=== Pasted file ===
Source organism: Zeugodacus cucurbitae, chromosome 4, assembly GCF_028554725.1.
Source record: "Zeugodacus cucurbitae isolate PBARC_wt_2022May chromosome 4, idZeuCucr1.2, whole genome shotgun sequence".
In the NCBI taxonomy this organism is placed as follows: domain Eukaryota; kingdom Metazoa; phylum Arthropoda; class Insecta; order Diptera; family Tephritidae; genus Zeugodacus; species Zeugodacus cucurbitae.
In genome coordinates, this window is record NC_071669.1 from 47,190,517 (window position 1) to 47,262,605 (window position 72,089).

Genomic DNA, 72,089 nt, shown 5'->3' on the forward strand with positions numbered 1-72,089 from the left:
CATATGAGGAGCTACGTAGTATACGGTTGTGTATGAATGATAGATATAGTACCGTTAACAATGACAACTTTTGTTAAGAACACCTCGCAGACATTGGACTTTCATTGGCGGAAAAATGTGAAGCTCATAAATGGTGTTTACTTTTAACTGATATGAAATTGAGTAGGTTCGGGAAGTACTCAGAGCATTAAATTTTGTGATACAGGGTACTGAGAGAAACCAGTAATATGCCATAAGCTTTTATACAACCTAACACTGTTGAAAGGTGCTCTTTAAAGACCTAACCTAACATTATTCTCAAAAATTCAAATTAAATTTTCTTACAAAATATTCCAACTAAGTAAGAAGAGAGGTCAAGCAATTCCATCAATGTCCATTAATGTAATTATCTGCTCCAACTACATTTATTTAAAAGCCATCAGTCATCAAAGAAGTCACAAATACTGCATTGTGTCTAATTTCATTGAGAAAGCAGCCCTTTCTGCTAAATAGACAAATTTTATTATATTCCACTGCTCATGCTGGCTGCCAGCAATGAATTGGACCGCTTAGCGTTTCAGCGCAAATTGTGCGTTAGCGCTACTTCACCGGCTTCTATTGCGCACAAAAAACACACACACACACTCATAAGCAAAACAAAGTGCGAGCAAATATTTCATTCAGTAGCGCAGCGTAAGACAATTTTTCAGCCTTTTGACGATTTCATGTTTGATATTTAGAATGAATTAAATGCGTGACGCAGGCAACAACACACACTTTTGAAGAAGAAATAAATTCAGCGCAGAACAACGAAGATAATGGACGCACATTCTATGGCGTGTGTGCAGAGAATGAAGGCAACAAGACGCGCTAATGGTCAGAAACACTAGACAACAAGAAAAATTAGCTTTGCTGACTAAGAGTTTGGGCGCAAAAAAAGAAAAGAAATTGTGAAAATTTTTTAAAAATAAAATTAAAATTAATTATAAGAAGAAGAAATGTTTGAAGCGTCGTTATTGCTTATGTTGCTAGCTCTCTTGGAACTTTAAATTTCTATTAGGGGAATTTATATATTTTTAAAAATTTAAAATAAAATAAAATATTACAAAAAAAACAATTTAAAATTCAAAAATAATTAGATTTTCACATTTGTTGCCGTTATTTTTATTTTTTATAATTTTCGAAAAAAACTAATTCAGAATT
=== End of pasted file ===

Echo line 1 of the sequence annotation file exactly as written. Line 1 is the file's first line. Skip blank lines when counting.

Source organism: Zeugodacus cucurbitae, chromosome 4, assembly GCF_028554725.1.